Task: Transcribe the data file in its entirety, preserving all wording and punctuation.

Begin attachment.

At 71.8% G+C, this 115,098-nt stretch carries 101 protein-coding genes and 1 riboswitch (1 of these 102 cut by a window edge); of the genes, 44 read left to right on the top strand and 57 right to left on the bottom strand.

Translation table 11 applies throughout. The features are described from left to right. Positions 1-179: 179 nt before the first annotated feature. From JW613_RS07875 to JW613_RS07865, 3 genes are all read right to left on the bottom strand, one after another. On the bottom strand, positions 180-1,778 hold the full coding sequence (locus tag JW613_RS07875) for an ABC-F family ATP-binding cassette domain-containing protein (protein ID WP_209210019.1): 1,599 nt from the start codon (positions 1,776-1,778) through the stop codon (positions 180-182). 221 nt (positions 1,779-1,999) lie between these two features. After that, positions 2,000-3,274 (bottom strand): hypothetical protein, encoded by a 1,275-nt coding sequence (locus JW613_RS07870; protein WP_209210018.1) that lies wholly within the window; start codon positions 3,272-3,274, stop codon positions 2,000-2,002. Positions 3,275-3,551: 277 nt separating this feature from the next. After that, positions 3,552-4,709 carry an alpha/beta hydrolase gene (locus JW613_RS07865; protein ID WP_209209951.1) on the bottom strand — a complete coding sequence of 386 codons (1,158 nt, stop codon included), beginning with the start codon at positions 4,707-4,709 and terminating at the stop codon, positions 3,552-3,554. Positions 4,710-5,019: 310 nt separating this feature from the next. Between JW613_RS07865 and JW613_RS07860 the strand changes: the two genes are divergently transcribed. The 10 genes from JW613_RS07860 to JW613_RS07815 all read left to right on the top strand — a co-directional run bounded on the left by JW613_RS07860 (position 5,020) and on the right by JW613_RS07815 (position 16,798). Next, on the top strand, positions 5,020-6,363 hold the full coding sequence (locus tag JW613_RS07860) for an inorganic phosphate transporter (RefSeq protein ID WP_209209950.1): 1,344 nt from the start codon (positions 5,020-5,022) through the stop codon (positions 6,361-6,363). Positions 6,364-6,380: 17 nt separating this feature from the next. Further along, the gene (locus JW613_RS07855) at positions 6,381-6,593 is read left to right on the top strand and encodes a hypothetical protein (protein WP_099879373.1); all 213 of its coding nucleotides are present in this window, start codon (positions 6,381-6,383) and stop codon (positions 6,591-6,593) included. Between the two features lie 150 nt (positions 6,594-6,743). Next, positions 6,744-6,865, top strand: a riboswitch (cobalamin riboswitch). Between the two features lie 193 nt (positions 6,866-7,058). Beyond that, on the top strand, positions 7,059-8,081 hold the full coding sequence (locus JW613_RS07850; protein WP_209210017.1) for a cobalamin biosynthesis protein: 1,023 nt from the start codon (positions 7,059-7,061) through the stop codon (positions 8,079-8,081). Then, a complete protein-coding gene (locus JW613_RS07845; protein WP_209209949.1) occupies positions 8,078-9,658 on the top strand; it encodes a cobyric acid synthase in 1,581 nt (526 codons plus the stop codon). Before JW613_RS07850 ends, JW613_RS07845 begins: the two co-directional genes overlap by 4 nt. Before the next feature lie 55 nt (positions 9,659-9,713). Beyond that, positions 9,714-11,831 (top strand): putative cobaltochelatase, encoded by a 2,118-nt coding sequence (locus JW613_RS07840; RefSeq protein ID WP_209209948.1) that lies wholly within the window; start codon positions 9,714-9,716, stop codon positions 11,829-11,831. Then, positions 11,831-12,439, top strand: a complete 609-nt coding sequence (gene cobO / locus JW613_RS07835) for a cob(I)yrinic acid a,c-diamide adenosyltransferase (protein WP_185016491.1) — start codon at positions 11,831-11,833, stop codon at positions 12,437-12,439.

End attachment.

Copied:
At 71.8% G+C, this 115,098-nt stretch carries 101 protein-coding genes and 1 riboswitch (1 of these 102 cut by a window edge); of the genes, 44 read left to right on the top strand and 57 right to left on the bottom strand.

Translation table 11 applies throughout. The features are described from left to right. Positions 1-179: 179 nt before the first annotated feature. From JW613_RS07875 to JW613_RS07865, 3 genes are all read right to left on the bottom strand, one after another. On the bottom strand, positions 180-1,778 hold the full coding sequence (locus tag JW613_RS07875) for an ABC-F family ATP-binding cassette domain-containing protein (protein ID WP_209210019.1): 1,599 nt from the start codon (positions 1,776-1,778) through the stop codon (positions 180-182). 221 nt (positions 1,779-1,999) lie between these two features. After that, positions 2,000-3,274 (bottom strand): hypothetical protein, encoded by a 1,275-nt coding sequence (locus JW613_RS07870; protein WP_209210018.1) that lies wholly within the window; start codon positions 3,272-3,274, stop codon positions 2,000-2,002. Positions 3,275-3,551: 277 nt separating this feature from the next. After that, positions 3,552-4,709 carry an alpha/beta hydrolase gene (locus JW613_RS07865; protein ID WP_209209951.1) on the bottom strand — a complete coding sequence of 386 codons (1,158 nt, stop codon included), beginning with the start codon at positions 4,707-4,709 and terminating at the stop codon, positions 3,552-3,554. Positions 4,710-5,019: 310 nt separating this feature from the next. Between JW613_RS07865 and JW613_RS07860 the strand changes: the two genes are divergently transcribed. The 10 genes from JW613_RS07860 to JW613_RS07815 all read left to right on the top strand — a co-directional run bounded on the left by JW613_RS07860 (position 5,020) and on the right by JW613_RS07815 (position 16,798). Next, on the top strand, positions 5,020-6,363 hold the full coding sequence (locus tag JW613_RS07860) for an inorganic phosphate transporter (RefSeq protein ID WP_209209950.1): 1,344 nt from the start codon (positions 5,020-5,022) through the stop codon (positions 6,361-6,363). Positions 6,364-6,380: 17 nt separating this feature from the next. Further along, the gene (locus JW613_RS07855) at positions 6,381-6,593 is read left to right on the top strand and encodes a hypothetical protein (protein WP_099879373.1); all 213 of its coding nucleotides are present in this window, start codon (positions 6,381-6,383) and stop codon (positions 6,591-6,593) included. Between the two features lie 150 nt (positions 6,594-6,743). Next, positions 6,744-6,865, top strand: a riboswitch (cobalamin riboswitch). Between the two features lie 193 nt (positions 6,866-7,058). Beyond that, on the top strand, positions 7,059-8,081 hold the full coding sequence (locus JW613_RS07850; protein WP_209210017.1) for a cobalamin biosynthesis protein: 1,023 nt from the start codon (positions 7,059-7,061) through the stop codon (positions 8,079-8,081). Then, a complete protein-coding gene (locus JW613_RS07845; protein WP_209209949.1) occupies positions 8,078-9,658 on the top strand; it encodes a cobyric acid synthase in 1,581 nt (526 codons plus the stop codon). Before JW613_RS07850 ends, JW613_RS07845 begins: the two co-directional genes overlap by 4 nt. Before the next feature lie 55 nt (positions 9,659-9,713). Beyond that, positions 9,714-11,831 (top strand): putative cobaltochelatase, encoded by a 2,118-nt coding sequence (locus JW613_RS07840; RefSeq protein ID WP_209209948.1) that lies wholly within the window; start codon positions 9,714-9,716, stop codon positions 11,829-11,831. Then, positions 11,831-12,439, top strand: a complete 609-nt coding sequence (gene cobO / locus JW613_RS07835) for a cob(I)yrinic acid a,c-diamide adenosyltransferase (protein WP_185016491.1) — start codon at positions 11,831-11,833, stop codon at positions 12,437-12,439.